“We decided that Simcenter STAR-CCM+ offered valuable and effortless preprocessing capabilities that cut engineering time significantly compared to other tools,” says Pavan Kotrike, CFD engineer at Modine. “With the imprint CAD model feature and surface repair functionality that is integrated in Simcenter STAR-CCM+, we managed to reduce CAD cleanup time from three days to just one.”
Modine takes advantage of the built-in surface repair tool in Simcenter STAR-CCM+ that can resolve errors in CAD data with just a few clicks. Next, the imprint CAD feature automatically finds parts that are in contact with each other, creating interfaces in the resulting mesh that enable thermal conduction between them. Being able to do this reliably and without manual intervention is critical to speeding up the geometry preparation step.
By reducing the time it takes to prepare simulations, the team was able to increase its throughput, allowing them to explore more design options and setting the stage for innovation.
With Modine focusing on innovation, they believe the route to product excellence goes through iteration and optimization. Designing a high-performance product requires continuously evaluating design variants so process automation and repeatability are key.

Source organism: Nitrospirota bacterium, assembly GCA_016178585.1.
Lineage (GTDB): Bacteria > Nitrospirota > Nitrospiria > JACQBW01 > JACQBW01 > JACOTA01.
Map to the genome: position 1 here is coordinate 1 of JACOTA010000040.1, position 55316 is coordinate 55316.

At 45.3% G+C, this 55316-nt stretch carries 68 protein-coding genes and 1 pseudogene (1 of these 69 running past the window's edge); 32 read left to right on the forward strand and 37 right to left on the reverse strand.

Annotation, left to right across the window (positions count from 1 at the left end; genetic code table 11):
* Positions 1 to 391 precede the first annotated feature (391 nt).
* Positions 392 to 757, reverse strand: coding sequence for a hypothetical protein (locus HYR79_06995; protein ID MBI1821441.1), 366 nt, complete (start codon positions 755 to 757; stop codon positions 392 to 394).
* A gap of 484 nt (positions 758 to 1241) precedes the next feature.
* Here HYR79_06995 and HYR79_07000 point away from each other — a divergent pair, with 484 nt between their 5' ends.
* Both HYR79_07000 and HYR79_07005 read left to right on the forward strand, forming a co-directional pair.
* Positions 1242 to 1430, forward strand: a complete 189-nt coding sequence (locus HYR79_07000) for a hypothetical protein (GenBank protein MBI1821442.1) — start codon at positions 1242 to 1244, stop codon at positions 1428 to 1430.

Creating an automated end-to-end workflow for CFD analysis presented a challenge to the simulation team at Modine: It was difficult to account for all of the various topologies, materials, operating points and sizing found across the full product range, which spans many different industries and functions. With this in mind, the team set about creating a versatile, semiautomated process using the simulation assistant – a powerful tool for building workflows that can be followed visually in the interface to guide users of any experience level through the analysis process while ensuring best practices are followed.
Behind the scenes, the simulation assistant leverages the deep automation available with Java macros in Simcenter STAR-CCM+, providing a high degree of customization and control of every step in the simulation from geometry definition to solution and postprocessing.
“Using the simulation assistant and built-in Java record function in Simcenter STAR-CCM+, we have developed a semi-automated process that accounts for up to 40 percent of our runs,” says Kotrike, “Since no CFD experience is required, the application team can quickly obtain results such as pressure drop for simple problems.”